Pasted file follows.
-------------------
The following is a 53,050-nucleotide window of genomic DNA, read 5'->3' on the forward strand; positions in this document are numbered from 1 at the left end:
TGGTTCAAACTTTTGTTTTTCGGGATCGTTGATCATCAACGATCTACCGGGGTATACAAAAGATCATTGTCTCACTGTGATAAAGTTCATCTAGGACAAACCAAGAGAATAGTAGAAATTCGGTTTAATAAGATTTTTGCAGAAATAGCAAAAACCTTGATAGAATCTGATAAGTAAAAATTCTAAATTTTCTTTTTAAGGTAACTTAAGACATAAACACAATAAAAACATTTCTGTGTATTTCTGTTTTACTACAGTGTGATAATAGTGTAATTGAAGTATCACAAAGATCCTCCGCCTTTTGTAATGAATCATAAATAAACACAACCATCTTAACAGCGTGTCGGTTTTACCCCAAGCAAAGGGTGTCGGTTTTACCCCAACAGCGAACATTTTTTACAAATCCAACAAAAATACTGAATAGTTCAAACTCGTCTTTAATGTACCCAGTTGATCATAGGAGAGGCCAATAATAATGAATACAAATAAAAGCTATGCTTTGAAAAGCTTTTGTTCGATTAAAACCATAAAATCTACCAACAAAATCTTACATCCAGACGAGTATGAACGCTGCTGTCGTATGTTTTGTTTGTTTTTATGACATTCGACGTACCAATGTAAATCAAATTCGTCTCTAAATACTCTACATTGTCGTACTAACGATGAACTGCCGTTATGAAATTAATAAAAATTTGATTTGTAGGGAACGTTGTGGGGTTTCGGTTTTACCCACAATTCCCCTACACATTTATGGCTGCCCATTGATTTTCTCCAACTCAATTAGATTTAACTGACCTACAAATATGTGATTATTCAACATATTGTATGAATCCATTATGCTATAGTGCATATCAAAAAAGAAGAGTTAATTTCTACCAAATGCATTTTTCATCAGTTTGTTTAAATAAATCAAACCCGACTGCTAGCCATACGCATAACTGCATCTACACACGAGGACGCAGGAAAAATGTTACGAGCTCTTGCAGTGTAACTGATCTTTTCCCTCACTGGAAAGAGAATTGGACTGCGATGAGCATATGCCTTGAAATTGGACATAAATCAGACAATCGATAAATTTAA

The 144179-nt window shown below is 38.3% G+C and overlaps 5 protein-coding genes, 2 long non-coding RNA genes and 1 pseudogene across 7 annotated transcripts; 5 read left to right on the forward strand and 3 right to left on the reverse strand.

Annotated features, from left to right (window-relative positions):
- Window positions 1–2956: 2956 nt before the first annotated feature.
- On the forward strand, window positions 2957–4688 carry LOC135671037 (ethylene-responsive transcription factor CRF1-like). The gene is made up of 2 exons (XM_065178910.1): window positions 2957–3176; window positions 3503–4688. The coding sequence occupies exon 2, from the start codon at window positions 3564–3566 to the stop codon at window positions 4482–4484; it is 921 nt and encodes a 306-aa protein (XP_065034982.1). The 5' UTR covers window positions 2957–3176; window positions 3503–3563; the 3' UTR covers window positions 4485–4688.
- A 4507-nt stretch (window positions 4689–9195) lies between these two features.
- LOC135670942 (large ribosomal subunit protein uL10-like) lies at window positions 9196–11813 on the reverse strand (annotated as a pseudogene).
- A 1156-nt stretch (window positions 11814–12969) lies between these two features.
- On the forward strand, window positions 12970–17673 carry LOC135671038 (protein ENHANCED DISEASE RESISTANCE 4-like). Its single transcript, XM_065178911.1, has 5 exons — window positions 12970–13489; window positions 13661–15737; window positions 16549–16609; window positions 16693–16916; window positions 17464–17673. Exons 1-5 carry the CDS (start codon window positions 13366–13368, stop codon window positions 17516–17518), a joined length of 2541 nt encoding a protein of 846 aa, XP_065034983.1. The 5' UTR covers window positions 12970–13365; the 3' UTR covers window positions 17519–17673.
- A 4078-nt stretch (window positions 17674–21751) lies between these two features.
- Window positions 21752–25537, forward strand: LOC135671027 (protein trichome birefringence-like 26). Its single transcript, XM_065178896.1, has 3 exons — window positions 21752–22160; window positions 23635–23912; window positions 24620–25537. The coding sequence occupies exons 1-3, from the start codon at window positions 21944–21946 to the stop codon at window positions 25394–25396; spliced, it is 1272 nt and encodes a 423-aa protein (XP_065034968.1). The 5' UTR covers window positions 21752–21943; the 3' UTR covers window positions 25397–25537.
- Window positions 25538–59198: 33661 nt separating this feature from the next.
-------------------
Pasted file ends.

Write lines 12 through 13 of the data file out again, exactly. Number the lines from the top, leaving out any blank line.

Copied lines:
- Window positions 21752–25537, forward strand: LOC135671027 (protein trichome birefringence-like 26). Its single transcript, XM_065178896.1, has 3 exons — window positions 21752–22160; window positions 23635–23912; window positions 24620–25537. The coding sequence occupies exons 1-3, from the start codon at window positions 21944–21946 to the stop codon at window positions 25394–25396; spliced, it is 1272 nt and encodes a 423-aa protein (XP_065034968.1). The 5' UTR covers window positions 21752–21943; the 3' UTR covers window positions 25397–25537.
- Window positions 25538–59198: 33661 nt separating this feature from the next.